Using this article as a lens to examine the current charter school debate in Buffalo, it shouldn’t be a surprise to see that the two biggest proponents (in the city, and now on the School Board) are millionaires Larry Quinn and Carl Paladino. Quinn, though known for his role as president, CEO, and part-owner of the Buffalo Sabres at various stints throughout the 90s and 2000s, is a real estate developer by trade, and served as Vice Chairman of the Erie Canal Harbor Development Corporation. Paladino is a former Gubernatorial Candidate, but is also one of the most well-known real estate developers in Buffalo; his Ellicott Development Company has earned him enough to spend over $10 million on his 2010 race for the governorship. Perhaps not coincidentally, both Paladino and Quinn were educated at private high schools (Bishop Timon and Canisius, respectively), and Quinn reported to the Buffalo news that he sent his children to Nichols School when they were receiving their education.
Though both have strong ties to Buffalo, and their passion for improving the city should not be doubted, the city should be hesitant to blindly follow their suggestions to disband failing schools and create more charters, particularly when faced with the innumerable examples nationwide that this plan simply does not work. When faced with the fact that Paladino owns six buildings that are currently rented to charter schools, this policy should definitely be more scrutinized.
The entire situation is troubling: one of the most influential members of our school board, currently owns six buildings rented by charters, and is advocating for more schools to be disbanded and replaced with charters, likely increasing demand for more spaces to lease. Rumors speculate that Paladino recently won the bid for PS 56, located in the heart of the Elmwood Village, which was put up for sale by the district itself. If those two facts alone don’t raise red flags, his defense of renting to charters should. He claims that a return of investment of 10% is low, yet working in development myself, that’s higher than most projects I consult on, and indeed is 10% on top of the development cost, which from experience includes developers fees, legal fees, and construction costs, all of which would have gone back to various Paladino owned interests. In addition, it fails to take into account the fact that regardless of whether the school is successful or not, he will still own the buildings they are renting, which could easily be converted to other uses. Regardless of Paladino’s motives for joining the school board, there is a clear conflict of interest concerning any push toward Charter Schools, just from the simple fact of his line of business.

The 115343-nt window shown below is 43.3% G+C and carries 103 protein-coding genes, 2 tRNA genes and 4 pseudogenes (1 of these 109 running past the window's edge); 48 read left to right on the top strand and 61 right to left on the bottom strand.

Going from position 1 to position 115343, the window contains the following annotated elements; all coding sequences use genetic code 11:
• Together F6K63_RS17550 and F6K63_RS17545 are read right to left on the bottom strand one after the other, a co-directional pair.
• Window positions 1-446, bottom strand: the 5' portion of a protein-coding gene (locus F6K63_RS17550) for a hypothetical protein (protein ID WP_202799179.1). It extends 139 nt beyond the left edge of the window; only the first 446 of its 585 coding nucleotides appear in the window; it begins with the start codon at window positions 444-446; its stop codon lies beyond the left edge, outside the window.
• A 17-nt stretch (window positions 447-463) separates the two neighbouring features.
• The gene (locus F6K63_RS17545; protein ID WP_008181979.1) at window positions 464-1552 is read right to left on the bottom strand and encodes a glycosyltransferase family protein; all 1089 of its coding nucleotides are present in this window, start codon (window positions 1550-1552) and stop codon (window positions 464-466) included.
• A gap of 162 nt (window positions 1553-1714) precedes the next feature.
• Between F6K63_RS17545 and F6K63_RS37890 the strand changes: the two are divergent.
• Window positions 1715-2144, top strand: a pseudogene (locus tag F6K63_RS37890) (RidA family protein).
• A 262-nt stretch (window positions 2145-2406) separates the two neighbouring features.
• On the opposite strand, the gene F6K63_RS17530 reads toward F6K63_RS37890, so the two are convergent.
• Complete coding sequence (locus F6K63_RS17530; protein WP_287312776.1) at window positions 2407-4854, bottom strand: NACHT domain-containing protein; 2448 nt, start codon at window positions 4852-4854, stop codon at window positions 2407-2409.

For a Brighter Future, Look to the Past